Our aim is to delineate the interactions of melanoma cells with the immune system. Our extended collaborations with leading laboratories in the field of melanoma research allowed us the setting up of a broad genetic database and a pipeline to identify and characterize neoantigens using whole-exome and whole genome sequencing in order to further understand its functional implications (Nat Med 2013; J. Immunol. 2013; Clin. Can. Res 2014; Nature Genetics 2015; Scientific Report 2018). We recently developed novel tools to identify the mutated HLA-class-I and -II peptidome (Oncotarget 2016). Using this method, we extensively mapped the neoantigenic and T cell receptor landscape, their immune reactivity and corresponding T cell identities (Cancer Discovery 2018). Further, using HLA peptidomics, combined with novel bioinformatics tools, we recently identified a recurrent immune-reactive NRAS neoantigen.
Our search for novel biomarkers for immunotherapy identified that the immunoproteosome subunits PSMB8 and PSMB9 are amplified in melanoma patients and are predictive of better survival and improved response to immune-checkpoint inhibitors (Nature Communications, In Revision). Our study aims to identify recurrent neoantigens, evaluate their influence on T cell reactivity, profile the relevant T cell receptors, and perform melanoma-specific systematic functional assessment of the requirements for immune cell reactivity.
TILs have emerged in recent decades as powerful effector cells. Likewise, the query for tumor-associated antigens (TAAs) and neoantigens as a therapeutic approach has been the focus of cancer immunology for the past twenty years. Surprisingly, to date only a handful of neoantigen-specific TILs have been identified in human patients.
Our goal in this study is to map both the antigenic and T cell receptor landscape encompassing both the TAAs and neoantigen signatures, their immune reactivity and corresponding T cell identities – thus providing the first comprehensive analysis of the cancer cell-T cell co-signatures. In order to achieve this goal, we use HLA-peptidomics and bioinformatics tools, to unbiasedly identify TAAs and neo-antigens from tumor samples, derived from melanoma patients.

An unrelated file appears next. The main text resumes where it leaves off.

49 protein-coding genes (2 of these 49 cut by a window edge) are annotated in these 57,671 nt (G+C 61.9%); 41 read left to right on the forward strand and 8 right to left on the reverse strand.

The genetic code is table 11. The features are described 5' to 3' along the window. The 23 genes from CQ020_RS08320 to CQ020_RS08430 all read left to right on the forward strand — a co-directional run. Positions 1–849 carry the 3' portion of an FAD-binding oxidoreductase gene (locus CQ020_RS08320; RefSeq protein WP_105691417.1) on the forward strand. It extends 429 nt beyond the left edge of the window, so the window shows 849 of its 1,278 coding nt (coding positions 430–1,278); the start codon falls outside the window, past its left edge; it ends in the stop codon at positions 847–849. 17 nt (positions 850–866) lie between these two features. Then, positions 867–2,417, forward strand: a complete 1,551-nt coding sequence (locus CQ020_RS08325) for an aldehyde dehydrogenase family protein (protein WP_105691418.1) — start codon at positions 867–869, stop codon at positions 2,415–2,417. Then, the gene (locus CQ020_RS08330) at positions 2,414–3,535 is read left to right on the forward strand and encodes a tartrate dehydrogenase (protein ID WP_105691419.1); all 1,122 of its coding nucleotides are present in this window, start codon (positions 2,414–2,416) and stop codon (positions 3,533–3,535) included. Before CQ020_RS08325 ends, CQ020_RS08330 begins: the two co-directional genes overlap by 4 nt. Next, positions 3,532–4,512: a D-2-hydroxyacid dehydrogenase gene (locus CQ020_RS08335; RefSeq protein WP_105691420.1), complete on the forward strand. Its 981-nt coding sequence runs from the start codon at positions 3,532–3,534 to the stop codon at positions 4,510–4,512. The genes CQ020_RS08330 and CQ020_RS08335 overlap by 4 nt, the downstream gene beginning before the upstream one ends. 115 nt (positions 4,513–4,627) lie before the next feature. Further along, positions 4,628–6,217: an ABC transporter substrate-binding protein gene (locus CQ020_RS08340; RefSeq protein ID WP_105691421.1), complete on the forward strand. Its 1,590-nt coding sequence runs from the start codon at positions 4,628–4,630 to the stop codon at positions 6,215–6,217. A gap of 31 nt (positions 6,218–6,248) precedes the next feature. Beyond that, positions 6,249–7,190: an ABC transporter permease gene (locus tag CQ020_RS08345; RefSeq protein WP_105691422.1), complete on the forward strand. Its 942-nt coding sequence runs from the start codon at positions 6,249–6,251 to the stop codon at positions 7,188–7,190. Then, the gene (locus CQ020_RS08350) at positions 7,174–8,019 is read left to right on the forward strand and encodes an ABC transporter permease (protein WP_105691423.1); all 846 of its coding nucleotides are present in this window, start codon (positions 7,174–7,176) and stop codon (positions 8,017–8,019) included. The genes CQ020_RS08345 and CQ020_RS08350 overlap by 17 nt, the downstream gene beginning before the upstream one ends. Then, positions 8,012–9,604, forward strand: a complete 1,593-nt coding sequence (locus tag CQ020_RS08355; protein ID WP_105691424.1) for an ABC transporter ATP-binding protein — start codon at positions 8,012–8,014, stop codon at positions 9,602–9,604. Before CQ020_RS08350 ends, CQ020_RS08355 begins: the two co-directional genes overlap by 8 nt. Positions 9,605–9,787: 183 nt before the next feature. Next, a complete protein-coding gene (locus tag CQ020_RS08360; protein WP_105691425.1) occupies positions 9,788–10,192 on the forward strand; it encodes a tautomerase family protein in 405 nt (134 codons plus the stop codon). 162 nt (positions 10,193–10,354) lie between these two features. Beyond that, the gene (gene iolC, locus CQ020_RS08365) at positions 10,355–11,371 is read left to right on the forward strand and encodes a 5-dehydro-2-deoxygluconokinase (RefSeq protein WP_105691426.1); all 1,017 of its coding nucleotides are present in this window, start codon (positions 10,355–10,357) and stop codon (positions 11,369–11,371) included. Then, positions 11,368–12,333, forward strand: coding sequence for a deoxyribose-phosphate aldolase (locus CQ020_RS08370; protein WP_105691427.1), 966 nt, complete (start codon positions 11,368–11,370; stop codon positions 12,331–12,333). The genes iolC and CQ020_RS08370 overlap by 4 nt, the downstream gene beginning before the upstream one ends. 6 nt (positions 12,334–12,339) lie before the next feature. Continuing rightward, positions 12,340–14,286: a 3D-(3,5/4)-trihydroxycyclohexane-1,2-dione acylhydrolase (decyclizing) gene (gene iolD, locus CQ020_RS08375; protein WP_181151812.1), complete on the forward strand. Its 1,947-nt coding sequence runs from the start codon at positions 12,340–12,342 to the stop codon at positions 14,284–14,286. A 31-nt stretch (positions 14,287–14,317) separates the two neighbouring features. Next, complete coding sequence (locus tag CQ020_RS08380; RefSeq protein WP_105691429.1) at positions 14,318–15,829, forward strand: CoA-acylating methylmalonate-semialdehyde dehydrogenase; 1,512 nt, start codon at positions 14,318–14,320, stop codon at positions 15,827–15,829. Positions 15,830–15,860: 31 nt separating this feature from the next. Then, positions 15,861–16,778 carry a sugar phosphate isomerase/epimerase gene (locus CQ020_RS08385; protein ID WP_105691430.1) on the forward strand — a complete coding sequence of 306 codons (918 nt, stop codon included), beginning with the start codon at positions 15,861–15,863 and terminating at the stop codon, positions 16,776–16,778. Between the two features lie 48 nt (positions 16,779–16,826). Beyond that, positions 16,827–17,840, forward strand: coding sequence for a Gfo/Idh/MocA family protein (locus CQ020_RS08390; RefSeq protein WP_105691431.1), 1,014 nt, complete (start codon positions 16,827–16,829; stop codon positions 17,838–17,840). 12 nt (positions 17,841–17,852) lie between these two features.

The insights gathered through this analysis strengthen the notion that identification of few targetable antigens could guide personalized cancer immunotherapy.
Figure legend. Multifaceted investigation of melanoma-T cell interactions.
A schematic diagram of our pipeline.
Kalaora et al & Samuels, cancer Discovery, 2018
Mutational load and intra-tumor heterogeneity (ITH) are possibly related to response to treatment. However, little is known regarding the mechanistic relationship between ITH and the immune response in melanoma.
Despite past attempts to model the effect of an increased mutational load on the anti-tumor immune response, no attempts were made to study the causative effects of ITH and mutational load on the anti-tumor immune response and immunotherapies in a comparative manner.
In order to systematically explore intra-tumor heterogeneity and mutational load on immune responses against melanoma, we established a quantitative, controlled setting to study tumor heterogeneity and its effect on tumor growth and anti-tumor immunity. Our findings suggest that both clone number and their genetic diversity mediate tumor growth and rejecion. Therefore, tumor heterogeneity is linked with patient survival and checkpoint blockade response (Cell, in press).
Figure legend. (A) Experimental design scheme. (B) Phylogenetic tree analysis of the UVB-irradiated cell line.
Wolf et al., Cell, 2019